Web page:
I’m not sure the composition completely works in this photo–there’s a simultaneous sense of space being flattened (the photographer is almost certainly as far back as she can be against the railing and the model appears to be right up against the plant) but also there’s an insistence on contextualizing the location as being on the water front.
What saves it is the mood or tone–the pose is melancholy, contemplative and sensual all at once. Yet, what really keeps me coming back is the texture. The vertical lines where she’s holding the diaphanous material taut against her throat, the horizontal lines of the roof overhanging the deck, the vertical moire interference of the screen and the radial extrusions from the plant.
Against, all logic, I think this might be an exception to the rule of #skinnyframebullshit; in that I think if you’d taken the camera where it is when this photo was snapped and rotated it 90° counterclockwise, I think this photo could’ve taken on the same sort of ephemeral tactility that enlivens so much of the best of Jeff Wall’s work.
As it is, it’s still head and shoulders above the rest of most of the glut of work released by internet famous photographers.
When I see this image, I can’t shake the notion that photography and digital imagining can arguably be reduced to questions regarding contrast–e.g. inclusion vs exclusion (framing), luminosity vs. opacity, near vs. far, etc.
More directly linked with this image–and it’s genius–is the quintessential question of depth vs flatness.
No matter whether it’s photography or digital imaging, the result involves compression. Spatial references are reduced to micro-fine layers in an emulsion or an array of pixels. In other words: three dimensions are rendered in two.
Over time certain modes of visual shorthand have become codified–e.g. with skintone we have notions interpolated based on the Zone System or the red before blue before green rule of thumb.
As best I can tell these tendencies are meant to be aesthetically pleasing but the why they are attractive has to do with stylistics–the notion of skin as smooth and/or soft. (And this is more of a psychological prejudice than a factual one–I mean look at the back of your hand up close and it looks like a muddy landscape that has been sun baked until it takes on the appearance of craquelure.)
In other words, there is a notion that as far as Caucasian models are concerned there is a preference for either an alabaster or apricot tone–an ersatz synesthesia by consensus where tonality or color is in and of itself supposed to be suggestive of texture.
As a synesthete, I am constantly befuddled by this knee-jerk approach. I mean: show me an image of a swatch of twill pictured under strong light and I can actually feel the texture of the material on my fingertips.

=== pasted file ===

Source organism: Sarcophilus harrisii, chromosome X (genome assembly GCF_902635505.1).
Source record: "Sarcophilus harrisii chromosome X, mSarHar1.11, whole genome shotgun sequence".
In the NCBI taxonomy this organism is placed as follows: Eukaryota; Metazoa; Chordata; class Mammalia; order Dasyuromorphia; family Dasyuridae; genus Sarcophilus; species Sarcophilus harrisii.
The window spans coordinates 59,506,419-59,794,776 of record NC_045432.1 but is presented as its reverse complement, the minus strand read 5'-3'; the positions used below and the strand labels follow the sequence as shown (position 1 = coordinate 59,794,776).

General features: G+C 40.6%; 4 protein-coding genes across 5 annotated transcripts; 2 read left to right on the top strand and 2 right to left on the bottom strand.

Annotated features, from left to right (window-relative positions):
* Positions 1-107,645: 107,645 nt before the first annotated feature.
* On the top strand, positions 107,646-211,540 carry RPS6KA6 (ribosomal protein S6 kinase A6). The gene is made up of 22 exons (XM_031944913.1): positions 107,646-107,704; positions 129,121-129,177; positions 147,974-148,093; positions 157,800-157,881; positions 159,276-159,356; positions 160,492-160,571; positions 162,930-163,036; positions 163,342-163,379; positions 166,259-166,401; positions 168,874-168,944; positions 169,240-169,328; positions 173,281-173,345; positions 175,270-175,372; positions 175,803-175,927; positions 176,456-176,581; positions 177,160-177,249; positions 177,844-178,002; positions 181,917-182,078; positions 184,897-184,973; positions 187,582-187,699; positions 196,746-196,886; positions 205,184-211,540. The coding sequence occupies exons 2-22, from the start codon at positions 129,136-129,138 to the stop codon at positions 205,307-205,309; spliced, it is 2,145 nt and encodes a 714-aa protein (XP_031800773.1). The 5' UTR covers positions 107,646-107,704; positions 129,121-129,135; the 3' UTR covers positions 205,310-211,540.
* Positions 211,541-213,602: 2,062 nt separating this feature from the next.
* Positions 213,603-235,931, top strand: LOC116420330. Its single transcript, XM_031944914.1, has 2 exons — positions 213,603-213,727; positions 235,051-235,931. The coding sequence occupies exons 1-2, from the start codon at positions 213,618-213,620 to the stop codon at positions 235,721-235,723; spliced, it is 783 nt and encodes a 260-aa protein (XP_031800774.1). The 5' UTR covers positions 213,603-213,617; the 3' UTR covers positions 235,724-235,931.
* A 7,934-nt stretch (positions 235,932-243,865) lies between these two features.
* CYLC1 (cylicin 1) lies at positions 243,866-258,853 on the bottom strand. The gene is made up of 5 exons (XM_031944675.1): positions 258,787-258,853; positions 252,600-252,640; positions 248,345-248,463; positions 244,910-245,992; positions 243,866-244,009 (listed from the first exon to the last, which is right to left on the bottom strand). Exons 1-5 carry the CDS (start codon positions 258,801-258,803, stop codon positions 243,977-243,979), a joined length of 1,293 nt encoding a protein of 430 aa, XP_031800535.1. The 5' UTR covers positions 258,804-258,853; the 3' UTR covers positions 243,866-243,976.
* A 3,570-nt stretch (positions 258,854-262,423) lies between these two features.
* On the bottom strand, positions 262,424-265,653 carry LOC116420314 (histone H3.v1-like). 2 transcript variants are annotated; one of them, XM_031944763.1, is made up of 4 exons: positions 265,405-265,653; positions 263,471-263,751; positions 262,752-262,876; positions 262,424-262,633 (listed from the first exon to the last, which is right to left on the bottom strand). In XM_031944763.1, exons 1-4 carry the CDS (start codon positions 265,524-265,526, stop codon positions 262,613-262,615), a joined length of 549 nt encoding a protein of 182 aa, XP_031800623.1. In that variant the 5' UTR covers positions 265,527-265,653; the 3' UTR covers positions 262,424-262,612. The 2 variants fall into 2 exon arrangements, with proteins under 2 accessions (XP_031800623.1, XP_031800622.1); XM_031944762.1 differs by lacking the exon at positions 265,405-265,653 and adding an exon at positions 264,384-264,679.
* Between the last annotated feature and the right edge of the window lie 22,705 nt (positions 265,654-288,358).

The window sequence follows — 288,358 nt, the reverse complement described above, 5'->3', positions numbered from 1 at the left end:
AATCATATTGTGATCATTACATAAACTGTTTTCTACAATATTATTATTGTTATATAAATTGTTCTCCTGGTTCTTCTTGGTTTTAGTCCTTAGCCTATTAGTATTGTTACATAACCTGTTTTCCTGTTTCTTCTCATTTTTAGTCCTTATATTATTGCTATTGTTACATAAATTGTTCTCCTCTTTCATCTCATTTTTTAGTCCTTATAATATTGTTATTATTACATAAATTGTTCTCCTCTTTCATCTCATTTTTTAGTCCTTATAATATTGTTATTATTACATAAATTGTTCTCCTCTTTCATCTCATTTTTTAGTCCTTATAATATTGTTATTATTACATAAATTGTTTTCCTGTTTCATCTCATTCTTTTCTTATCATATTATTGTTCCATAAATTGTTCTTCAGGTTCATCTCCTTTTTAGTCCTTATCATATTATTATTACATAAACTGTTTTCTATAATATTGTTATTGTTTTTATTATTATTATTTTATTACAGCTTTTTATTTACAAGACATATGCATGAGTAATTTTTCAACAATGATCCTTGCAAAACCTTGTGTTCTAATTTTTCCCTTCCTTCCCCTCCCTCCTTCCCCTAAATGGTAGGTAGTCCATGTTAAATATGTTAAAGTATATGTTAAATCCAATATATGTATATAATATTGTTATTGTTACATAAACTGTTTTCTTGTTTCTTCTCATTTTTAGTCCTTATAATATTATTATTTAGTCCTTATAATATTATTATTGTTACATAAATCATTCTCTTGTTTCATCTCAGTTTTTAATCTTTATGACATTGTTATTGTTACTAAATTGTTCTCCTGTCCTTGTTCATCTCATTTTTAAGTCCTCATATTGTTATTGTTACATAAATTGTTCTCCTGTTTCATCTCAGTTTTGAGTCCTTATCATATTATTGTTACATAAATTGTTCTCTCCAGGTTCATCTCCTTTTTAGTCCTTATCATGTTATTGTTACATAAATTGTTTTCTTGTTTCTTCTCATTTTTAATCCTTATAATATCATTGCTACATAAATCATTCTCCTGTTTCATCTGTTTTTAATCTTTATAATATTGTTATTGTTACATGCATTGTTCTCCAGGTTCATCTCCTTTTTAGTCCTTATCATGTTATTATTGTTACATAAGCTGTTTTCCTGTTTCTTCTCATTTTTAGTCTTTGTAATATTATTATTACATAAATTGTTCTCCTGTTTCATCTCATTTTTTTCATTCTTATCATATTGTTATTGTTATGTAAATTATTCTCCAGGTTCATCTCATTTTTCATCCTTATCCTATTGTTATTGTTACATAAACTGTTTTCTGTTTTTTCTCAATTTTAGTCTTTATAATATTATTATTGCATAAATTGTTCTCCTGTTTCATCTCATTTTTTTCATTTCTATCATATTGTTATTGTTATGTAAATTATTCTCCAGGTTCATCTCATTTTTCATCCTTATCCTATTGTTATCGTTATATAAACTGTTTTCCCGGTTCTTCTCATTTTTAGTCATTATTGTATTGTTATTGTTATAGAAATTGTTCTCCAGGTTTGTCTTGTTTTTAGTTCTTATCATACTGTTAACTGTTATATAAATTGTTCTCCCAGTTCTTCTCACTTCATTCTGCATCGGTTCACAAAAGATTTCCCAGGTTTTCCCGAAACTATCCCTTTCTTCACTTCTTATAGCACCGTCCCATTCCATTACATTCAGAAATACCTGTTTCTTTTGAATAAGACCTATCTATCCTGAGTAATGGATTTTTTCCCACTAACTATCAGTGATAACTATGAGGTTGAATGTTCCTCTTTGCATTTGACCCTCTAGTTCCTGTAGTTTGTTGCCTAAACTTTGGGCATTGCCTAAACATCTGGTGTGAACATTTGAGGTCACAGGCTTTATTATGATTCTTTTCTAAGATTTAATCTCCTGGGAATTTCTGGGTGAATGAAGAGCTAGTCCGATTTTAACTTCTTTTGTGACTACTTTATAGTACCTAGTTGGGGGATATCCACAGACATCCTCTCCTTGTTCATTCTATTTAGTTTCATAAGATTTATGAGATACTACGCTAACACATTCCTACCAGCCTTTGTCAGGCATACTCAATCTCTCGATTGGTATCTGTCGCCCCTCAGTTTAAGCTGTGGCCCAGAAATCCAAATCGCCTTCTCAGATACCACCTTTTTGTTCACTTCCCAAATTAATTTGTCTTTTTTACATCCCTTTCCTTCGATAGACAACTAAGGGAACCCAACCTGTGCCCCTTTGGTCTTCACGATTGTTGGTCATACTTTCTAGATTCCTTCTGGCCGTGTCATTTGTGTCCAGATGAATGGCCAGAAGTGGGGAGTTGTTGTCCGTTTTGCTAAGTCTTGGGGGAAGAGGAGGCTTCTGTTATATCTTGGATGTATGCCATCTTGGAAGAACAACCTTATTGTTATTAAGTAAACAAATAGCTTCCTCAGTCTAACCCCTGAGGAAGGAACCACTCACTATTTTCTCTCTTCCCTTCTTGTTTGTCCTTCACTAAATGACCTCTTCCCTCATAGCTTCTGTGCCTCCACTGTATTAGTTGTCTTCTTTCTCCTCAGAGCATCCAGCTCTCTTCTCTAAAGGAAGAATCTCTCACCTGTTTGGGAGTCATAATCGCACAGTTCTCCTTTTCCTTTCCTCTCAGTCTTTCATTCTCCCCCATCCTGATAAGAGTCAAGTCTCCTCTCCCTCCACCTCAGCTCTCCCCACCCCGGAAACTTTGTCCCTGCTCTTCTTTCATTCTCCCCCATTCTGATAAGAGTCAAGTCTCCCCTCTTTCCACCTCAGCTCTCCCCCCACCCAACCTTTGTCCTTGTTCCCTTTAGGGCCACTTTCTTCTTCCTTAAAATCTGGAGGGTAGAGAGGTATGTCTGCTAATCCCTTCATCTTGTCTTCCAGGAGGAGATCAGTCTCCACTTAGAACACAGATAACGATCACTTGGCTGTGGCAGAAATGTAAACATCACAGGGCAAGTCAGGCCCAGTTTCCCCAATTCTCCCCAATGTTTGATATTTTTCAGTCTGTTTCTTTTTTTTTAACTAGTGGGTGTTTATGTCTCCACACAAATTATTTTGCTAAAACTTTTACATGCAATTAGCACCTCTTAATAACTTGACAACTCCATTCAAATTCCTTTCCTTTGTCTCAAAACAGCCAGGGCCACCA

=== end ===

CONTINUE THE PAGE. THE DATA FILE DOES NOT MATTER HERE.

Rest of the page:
Here though it almost works and how it works is by taking a step back to consider how photography/image making is about contrast and then juxtaposing something which easily conveys textural information (water) against something which does not easily convey textural information (skin).
Simple, elegant and something I’ll be trying to figure out how to apply to my own work going forward.
This has been cropped from the original. On one hand this action removes an especially ostentatious watermark–on the other hand, the only reason to motivate such an action would be to try to amputate any connection to the author (a super shitty motivation).
It also diminishes the impact of the composition. The longer frame contributes a greater downward push to the way the eye scans the work–increasing the sense of her loneliness as well as emphasize the attention to texture–the floor, the mirror, her dress, etc.
I don’t think I’ve ever seen mirrors used quite this way and whether or not the intent was to present the examination of reflection in terms that are conceptually linked to putting together a puzzle, that’s the net result.
The murk suggests low the ambient lighting conditions weren’t especially good (the subject is lit from above and behind–I’d wager some sort of clerestory window type set up over her right shoulder.)
I’d fault it–if it weren’t so refreshing to see after scrolling through his 500px for seemingly forever to find this image and in the process passing scads of work that embodies everything I detest about modern image making. (For example: you know how some chefs who aren’t vegetarians but who are required to serve food to vegetarians seem to think that ‘fresh’ and ‘healthy’ are tastes? Well, fuck those guys. And fuck folks who seem to have missed the memo that ‘commercial’ and ‘expensive’ are not traits of actual fine art photography.